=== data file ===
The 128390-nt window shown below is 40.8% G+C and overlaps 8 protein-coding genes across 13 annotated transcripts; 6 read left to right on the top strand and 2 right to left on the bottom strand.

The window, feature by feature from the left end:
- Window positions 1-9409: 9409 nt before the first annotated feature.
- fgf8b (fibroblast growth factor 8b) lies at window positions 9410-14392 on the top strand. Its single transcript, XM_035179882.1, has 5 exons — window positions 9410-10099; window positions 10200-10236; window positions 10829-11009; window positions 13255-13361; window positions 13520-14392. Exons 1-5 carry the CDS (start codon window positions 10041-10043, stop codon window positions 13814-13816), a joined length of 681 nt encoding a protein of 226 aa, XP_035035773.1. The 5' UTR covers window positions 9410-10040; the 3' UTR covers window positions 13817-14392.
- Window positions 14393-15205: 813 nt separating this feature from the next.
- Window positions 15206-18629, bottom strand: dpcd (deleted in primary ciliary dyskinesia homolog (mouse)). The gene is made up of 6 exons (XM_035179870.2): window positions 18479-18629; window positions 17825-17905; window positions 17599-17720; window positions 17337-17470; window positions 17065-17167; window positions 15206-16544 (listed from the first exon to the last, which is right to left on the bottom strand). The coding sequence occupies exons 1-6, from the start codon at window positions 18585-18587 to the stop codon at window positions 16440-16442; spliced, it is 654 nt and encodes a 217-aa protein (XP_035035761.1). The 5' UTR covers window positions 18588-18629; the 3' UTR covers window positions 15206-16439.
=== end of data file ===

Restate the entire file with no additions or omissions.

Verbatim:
The 128390-nt window shown below is 40.8% G+C and overlaps 8 protein-coding genes across 13 annotated transcripts; 6 read left to right on the top strand and 2 right to left on the bottom strand.

The window, feature by feature from the left end:
- Window positions 1-9409: 9409 nt before the first annotated feature.
- fgf8b (fibroblast growth factor 8b) lies at window positions 9410-14392 on the top strand. Its single transcript, XM_035179882.1, has 5 exons — window positions 9410-10099; window positions 10200-10236; window positions 10829-11009; window positions 13255-13361; window positions 13520-14392. Exons 1-5 carry the CDS (start codon window positions 10041-10043, stop codon window positions 13814-13816), a joined length of 681 nt encoding a protein of 226 aa, XP_035035773.1. The 5' UTR covers window positions 9410-10040; the 3' UTR covers window positions 13817-14392.
- Window positions 14393-15205: 813 nt separating this feature from the next.
- Window positions 15206-18629, bottom strand: dpcd (deleted in primary ciliary dyskinesia homolog (mouse)). The gene is made up of 6 exons (XM_035179870.2): window positions 18479-18629; window positions 17825-17905; window positions 17599-17720; window positions 17337-17470; window positions 17065-17167; window positions 15206-16544 (listed from the first exon to the last, which is right to left on the bottom strand). The coding sequence occupies exons 1-6, from the start codon at window positions 18585-18587 to the stop codon at window positions 16440-16442; spliced, it is 654 nt and encodes a 217-aa protein (XP_035035761.1). The 5' UTR covers window positions 18588-18629; the 3' UTR covers window positions 15206-16439.